As for the business end, it will depend on what you can offer. If you were local, I'd bring my film to you if you were reasonably priced, for send away service, you have to worry about shipping cost. Personally, I'd love to see someone process my 120 and 220, do a proof scan, then let me select what frames I want high quality scans of. Do all the scanning and send me back film and scans and do it reasonably.
     
  18. Canuck Bob

    Canuck Bob Member

    Messages:
    23
    Joined:
    Feb 7, 2011
    Location:
    Calgary, AB,
    Shooter:
    35mm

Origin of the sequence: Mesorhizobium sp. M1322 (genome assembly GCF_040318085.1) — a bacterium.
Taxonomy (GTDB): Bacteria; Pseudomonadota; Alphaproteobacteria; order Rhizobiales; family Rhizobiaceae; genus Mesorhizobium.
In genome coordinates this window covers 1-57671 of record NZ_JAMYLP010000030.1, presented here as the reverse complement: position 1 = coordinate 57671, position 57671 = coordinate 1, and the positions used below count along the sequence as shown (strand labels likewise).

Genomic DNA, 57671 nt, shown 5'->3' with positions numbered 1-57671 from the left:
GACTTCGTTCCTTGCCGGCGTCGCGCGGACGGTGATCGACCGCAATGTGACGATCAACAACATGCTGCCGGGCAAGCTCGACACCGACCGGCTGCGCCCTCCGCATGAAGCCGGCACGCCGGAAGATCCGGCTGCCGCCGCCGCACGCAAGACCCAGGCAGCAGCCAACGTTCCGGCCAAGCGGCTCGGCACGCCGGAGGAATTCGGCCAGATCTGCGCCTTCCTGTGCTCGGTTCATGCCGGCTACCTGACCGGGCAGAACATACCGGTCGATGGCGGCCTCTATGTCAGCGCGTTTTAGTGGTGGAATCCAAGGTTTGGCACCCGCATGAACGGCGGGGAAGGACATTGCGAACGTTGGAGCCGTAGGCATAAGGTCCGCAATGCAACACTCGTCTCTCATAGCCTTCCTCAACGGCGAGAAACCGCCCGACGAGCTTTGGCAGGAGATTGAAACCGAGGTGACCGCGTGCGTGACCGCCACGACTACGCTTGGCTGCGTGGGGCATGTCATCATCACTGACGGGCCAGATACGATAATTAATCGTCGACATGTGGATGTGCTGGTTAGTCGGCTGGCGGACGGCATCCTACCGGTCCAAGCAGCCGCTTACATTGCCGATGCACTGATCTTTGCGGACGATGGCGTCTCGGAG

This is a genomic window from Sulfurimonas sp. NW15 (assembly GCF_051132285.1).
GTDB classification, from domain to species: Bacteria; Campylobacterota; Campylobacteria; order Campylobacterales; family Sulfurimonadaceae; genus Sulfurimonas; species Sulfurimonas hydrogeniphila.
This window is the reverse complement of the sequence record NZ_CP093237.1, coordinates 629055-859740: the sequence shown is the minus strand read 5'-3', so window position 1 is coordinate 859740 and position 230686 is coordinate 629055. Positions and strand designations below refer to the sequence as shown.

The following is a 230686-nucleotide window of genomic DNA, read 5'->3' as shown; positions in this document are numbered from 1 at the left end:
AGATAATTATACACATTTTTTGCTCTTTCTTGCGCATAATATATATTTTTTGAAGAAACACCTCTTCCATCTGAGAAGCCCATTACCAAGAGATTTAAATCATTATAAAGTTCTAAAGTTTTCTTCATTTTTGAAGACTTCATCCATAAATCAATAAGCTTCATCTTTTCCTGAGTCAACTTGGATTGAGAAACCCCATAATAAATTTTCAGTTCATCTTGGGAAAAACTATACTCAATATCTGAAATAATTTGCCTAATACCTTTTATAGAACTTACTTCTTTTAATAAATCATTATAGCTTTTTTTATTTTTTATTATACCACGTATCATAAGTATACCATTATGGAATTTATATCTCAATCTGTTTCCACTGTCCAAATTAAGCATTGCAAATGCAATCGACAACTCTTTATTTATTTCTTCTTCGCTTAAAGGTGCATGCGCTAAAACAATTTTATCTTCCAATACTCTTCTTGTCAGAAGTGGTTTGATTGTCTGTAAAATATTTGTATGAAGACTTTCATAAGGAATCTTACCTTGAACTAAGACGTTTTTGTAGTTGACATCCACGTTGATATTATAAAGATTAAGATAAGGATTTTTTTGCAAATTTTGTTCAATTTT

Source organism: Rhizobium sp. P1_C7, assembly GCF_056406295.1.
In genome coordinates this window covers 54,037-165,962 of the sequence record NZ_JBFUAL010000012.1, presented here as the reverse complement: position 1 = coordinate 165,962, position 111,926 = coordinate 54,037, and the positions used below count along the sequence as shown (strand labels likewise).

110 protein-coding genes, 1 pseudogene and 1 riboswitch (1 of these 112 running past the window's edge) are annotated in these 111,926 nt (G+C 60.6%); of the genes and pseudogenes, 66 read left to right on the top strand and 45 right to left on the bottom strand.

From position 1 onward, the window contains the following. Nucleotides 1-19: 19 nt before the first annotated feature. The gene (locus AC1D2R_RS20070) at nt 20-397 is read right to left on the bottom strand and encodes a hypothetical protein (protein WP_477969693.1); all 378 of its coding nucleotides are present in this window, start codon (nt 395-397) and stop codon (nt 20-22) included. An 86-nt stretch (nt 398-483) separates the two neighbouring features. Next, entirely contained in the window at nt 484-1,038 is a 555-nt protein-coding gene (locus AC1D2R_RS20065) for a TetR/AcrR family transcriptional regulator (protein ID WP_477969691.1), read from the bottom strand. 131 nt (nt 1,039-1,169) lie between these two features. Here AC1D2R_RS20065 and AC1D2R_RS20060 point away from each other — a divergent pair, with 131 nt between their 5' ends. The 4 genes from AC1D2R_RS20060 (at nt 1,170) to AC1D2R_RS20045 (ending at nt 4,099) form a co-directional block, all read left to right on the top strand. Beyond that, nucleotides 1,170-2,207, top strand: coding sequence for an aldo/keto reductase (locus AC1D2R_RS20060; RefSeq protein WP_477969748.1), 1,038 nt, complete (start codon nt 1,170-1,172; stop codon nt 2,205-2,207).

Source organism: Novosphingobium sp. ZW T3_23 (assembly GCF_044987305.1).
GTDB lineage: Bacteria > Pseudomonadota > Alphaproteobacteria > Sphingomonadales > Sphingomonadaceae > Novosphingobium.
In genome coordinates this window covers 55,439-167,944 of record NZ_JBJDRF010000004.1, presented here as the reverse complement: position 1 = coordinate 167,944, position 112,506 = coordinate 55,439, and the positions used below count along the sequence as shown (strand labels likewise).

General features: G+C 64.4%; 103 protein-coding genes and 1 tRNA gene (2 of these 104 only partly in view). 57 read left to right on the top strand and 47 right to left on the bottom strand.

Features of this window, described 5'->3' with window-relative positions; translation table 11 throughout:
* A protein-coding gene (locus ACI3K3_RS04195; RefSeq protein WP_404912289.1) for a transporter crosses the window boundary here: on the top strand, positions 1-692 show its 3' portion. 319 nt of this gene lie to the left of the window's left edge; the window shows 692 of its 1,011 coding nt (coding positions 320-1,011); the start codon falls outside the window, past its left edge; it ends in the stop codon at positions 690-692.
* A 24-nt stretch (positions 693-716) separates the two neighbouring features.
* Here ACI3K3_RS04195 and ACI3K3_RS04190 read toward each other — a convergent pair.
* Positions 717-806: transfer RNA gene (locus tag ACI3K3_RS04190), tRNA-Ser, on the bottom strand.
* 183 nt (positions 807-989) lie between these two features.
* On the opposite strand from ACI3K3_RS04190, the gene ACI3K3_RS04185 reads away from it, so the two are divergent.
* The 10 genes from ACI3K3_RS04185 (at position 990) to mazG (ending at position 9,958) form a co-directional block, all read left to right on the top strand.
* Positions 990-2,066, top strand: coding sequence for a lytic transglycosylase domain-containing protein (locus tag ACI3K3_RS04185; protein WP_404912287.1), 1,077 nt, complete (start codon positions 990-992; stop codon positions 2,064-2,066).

I'm just getting involved in film again. Processing hassles may drive me out just as quick. If I could find a service like you describe I would use it locally. It is an interesting argument that turn around is important. Yet people are happy to mail film across a continent for processing then wait on the postal service of two countries (I'm Canadian) for turnaround status. For me one of the charms of film is the outwitting of the digital age and powerful marketing forces that control our life. Big brother lives on Madison Avenue not in the White House.

    As a retirement business it is probably safe to say you are not concerned about your target market long term. If you are any good, and your business will disappear if your not, local shops will pass the word. I found decent labs in Calgary from the internet responses. The chemical issues would drive me crazy and need careful research. Also, without people like you wondering these things and acting on them when there plan is feasible film will disappear.